Taiping Lake Gardens is the first public garden established during British rule in Malaysia. The garden is located near Bukit Larut, within the town center and the Taiping Zoo.
The Taiping Lake Gardens was originally a mining site before it was established as a public garden in 1880. The idea of a public garden was dear to the heart of Colonel Robert Sandilands Frowd Walker.It was developed by Charles Compton Reade (1880–1933), who was also responsible for planning the Kuala Lumpur garden town. The abandoned tin mine was donated by Chinese capitalist and former Perak State Council member Chung Thye Phin (son of Chung Keng Quee) as a recreation park for public use. In 1884 the gardens were planted with grasses, flowers and trees; a part of the gardens was fenced, to keep bulls out.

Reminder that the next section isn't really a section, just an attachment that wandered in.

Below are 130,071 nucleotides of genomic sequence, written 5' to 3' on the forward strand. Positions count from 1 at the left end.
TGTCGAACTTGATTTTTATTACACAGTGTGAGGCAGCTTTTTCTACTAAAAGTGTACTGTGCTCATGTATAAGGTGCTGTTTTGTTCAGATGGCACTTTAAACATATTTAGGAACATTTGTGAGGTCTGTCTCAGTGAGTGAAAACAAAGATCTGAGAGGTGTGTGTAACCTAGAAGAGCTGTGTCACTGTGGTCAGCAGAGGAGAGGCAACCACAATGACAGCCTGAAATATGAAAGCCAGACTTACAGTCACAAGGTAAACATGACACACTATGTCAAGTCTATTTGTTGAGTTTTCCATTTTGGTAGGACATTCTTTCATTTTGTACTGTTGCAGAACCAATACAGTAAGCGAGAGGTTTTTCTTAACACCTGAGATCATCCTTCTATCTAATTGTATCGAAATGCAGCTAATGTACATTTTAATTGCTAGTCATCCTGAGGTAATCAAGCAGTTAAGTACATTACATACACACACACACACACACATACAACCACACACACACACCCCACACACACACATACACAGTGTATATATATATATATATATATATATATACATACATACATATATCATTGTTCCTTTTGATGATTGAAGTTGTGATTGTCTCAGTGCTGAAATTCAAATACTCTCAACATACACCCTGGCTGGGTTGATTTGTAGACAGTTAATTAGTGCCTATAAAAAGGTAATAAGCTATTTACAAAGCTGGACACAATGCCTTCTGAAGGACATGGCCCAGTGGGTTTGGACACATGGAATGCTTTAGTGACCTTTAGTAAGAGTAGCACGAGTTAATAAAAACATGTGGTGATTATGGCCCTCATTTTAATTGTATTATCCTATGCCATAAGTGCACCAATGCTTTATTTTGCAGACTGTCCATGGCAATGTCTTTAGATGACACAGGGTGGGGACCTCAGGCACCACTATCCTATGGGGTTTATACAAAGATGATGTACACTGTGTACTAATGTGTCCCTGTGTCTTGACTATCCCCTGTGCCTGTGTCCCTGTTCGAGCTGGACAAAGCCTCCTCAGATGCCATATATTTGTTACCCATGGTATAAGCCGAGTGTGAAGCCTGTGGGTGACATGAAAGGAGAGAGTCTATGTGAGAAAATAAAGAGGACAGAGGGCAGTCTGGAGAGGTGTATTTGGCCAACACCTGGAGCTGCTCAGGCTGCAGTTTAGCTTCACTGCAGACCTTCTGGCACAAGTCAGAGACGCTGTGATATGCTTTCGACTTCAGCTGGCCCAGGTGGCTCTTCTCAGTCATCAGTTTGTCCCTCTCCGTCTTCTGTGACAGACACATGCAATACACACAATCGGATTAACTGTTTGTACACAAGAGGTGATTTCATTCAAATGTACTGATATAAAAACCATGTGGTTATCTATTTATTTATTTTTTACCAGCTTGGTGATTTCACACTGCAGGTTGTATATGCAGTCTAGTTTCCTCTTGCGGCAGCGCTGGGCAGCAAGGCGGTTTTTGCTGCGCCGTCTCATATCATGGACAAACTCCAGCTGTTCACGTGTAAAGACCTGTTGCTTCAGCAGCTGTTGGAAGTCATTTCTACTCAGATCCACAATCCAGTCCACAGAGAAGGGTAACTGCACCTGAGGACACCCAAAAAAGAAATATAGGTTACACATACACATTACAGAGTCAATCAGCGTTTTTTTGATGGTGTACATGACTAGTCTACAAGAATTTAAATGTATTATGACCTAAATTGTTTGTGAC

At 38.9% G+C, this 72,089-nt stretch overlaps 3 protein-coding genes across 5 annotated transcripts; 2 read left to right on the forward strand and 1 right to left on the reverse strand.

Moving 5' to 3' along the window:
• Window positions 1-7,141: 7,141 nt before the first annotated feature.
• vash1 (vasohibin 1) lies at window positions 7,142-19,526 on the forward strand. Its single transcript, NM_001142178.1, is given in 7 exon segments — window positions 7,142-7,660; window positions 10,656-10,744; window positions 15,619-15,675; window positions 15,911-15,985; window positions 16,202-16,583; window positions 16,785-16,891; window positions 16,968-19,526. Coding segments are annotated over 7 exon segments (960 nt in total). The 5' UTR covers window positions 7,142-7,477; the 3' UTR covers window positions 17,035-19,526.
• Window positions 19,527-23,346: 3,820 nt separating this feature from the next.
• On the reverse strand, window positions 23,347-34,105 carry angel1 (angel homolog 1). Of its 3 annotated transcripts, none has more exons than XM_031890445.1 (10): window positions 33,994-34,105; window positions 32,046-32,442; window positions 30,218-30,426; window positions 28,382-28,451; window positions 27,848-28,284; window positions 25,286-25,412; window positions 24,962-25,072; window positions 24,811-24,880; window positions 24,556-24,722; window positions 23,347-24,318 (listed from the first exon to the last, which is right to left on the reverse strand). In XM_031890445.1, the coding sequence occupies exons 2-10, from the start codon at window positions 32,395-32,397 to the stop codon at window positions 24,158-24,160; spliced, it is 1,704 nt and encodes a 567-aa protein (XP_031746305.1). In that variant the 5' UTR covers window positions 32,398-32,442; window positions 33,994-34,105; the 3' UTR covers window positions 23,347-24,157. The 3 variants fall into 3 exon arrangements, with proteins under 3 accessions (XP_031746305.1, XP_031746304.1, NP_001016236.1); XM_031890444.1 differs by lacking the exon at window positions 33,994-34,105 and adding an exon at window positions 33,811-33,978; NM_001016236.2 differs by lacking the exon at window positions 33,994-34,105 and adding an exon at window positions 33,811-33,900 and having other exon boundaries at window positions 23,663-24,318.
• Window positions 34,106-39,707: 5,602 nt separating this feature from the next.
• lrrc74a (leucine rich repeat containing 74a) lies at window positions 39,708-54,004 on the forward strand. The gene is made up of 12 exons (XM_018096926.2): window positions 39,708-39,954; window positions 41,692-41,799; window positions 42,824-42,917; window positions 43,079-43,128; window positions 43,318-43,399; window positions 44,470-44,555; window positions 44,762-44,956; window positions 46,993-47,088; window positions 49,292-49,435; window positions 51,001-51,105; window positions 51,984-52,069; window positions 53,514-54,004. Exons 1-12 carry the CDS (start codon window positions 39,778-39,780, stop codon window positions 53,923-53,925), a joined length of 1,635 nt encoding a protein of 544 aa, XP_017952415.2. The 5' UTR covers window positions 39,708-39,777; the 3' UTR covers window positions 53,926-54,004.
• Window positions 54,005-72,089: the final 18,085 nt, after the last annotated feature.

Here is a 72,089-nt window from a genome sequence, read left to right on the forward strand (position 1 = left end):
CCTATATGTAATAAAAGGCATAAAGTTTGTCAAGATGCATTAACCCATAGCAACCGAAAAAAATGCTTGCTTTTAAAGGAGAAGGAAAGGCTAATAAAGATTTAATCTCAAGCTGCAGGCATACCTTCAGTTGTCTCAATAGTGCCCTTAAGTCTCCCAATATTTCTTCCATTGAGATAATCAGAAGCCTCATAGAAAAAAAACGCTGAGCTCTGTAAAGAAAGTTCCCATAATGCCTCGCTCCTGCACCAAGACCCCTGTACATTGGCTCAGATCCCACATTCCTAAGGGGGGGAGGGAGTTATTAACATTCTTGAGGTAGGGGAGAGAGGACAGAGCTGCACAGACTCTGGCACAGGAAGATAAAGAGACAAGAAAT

The 64 hectares (160 acres) site was the first public garden in Malaya, and was cherished for its beauty; it has been well-maintained since its opening. There are ten scenic lakes and ponds, which highlight the gardens. Along Residency Road, near the gardens, were golden rain trees (Malay: angsana) (pterocarpus indicus) planted along the pathway. In George L. Peet’s A Journal in the Federal Capital, when he visited Taiping in 1933 he said “I know of no more lovely sight in this country than the Taiping gardens when the rays of the early morning sun are shining obliquely through their clumps of bamboo, palms and isolated trees scattered on islands among the expanse of water. One receives in that glorious half hour an experience of light in foliage that is quite unobtainable in England”.